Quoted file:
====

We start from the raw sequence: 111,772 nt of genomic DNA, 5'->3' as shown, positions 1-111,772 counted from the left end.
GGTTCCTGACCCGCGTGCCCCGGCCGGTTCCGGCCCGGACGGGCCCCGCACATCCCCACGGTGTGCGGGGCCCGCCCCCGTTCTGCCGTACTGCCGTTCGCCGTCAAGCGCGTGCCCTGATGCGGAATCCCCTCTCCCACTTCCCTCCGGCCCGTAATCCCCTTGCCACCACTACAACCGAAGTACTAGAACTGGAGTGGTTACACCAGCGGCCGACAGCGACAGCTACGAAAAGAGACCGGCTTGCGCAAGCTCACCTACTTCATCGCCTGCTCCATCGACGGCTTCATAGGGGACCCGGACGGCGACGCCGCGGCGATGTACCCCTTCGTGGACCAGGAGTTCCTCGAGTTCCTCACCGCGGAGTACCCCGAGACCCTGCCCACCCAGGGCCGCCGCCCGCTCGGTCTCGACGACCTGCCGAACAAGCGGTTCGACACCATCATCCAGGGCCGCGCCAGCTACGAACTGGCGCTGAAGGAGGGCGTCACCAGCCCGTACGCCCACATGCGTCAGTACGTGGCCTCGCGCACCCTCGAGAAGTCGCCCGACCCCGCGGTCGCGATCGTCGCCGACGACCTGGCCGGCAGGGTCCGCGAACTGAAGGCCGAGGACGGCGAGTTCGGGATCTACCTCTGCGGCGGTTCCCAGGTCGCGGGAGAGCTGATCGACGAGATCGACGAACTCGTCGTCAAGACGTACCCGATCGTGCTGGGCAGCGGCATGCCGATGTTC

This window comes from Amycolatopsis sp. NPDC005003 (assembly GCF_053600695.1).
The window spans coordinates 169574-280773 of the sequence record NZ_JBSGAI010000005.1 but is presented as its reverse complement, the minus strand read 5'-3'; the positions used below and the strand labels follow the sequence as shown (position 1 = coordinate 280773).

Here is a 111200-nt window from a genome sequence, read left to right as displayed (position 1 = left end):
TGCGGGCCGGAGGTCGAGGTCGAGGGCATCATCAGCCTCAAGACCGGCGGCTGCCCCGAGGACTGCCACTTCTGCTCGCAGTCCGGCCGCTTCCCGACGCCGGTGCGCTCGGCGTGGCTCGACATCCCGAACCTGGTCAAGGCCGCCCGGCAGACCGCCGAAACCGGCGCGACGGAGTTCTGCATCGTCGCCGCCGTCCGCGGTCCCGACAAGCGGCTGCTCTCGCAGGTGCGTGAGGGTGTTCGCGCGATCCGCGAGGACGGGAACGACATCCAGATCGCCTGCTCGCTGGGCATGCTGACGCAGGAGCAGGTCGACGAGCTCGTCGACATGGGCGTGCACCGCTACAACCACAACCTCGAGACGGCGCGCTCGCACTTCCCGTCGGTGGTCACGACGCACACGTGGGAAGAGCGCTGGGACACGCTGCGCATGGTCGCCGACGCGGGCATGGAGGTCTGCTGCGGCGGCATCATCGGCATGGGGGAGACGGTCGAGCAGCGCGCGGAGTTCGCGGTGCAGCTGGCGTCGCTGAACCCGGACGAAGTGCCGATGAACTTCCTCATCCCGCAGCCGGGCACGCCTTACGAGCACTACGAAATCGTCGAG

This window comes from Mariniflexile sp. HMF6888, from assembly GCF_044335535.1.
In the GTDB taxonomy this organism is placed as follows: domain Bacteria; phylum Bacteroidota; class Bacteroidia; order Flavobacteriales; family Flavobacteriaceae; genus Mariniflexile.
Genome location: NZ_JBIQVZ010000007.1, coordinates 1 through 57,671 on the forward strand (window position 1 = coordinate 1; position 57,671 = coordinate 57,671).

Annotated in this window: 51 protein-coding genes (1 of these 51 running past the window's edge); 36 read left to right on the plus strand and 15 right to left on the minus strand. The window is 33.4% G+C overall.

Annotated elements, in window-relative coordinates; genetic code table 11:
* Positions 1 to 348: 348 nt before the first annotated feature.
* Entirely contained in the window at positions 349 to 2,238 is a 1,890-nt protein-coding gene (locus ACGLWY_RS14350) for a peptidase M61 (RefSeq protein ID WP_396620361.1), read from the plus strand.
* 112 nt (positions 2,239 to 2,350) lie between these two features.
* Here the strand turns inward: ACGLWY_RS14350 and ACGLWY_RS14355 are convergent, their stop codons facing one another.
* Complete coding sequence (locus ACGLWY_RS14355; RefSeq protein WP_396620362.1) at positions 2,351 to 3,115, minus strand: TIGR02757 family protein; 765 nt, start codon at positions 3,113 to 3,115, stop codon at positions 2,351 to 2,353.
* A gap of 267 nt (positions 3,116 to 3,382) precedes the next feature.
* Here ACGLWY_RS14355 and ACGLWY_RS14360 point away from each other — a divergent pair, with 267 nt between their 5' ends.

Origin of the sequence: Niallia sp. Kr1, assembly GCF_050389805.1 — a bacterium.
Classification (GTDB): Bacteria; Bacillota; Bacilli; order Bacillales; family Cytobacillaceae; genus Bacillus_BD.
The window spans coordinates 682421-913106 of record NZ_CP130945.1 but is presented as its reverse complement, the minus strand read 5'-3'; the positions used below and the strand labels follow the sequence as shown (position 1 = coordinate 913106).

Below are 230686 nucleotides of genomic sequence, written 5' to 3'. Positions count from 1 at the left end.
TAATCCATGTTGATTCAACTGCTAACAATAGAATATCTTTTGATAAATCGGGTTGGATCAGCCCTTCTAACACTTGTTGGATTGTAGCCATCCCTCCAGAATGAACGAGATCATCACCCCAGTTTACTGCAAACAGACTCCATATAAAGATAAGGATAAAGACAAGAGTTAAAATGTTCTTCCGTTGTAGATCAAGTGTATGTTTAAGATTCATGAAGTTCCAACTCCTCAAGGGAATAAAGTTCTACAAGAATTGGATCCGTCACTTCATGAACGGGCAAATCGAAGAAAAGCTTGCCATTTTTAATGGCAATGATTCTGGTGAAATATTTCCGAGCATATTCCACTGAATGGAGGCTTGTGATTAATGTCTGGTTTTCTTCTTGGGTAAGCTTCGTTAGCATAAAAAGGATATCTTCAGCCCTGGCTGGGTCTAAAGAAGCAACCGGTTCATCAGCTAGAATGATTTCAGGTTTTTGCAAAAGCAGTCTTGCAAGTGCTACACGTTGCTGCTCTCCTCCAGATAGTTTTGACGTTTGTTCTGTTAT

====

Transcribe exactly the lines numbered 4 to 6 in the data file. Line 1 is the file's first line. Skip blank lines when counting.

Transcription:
The window spans coordinates 169574-280773 of the sequence record NZ_JBSGAI010000005.1 but is presented as its reverse complement, the minus strand read 5'-3'; the positions used below and the strand labels follow the sequence as shown (position 1 = coordinate 280773).

Here is a 111200-nt window from a genome sequence, read left to right as displayed (position 1 = left end):
TGCGGGCCGGAGGTCGAGGTCGAGGGCATCATCAGCCTCAAGACCGGCGGCTGCCCCGAGGACTGCCACTTCTGCTCGCAGTCCGGCCGCTTCCCGACGCCGGTGCGCTCGGCGTGGCTCGACATCCCGAACCTGGTCAAGGCCGCCCGGCAGACCGCCGAAACCGGCGCGACGGAGTTCTGCATCGTCGCCGCCGTCCGCGGTCCCGACAAGCGGCTGCTCTCGCAGGTGCGTGAGGGTGTTCGCGCGATCCGCGAGGACGGGAACGACATCCAGATCGCCTGCTCGCTGGGCATGCTGACGCAGGAGCAGGTCGACGAGCTCGTCGACATGGGCGTGCACCGCTACAACCACAACCTCGAGACGGCGCGCTCGCACTTCCCGTCGGTGGTCACGACGCACACGTGGGAAGAGCGCTGGGACACGCTGCGCATGGTCGCCGACGCGGGCATGGAGGTCTGCTGCGGCGGCATCATCGGCATGGGGGAGACGGTCGAGCAGCGCGCGGAGTTCGCGGTGCAGCTGGCGTCGCTGAACCCGGACGAAGTGCCGATGAACTTCCTCATCCCGCAGCCGGGCACGCCTTACGAGCACTACGAAATCGTCGAG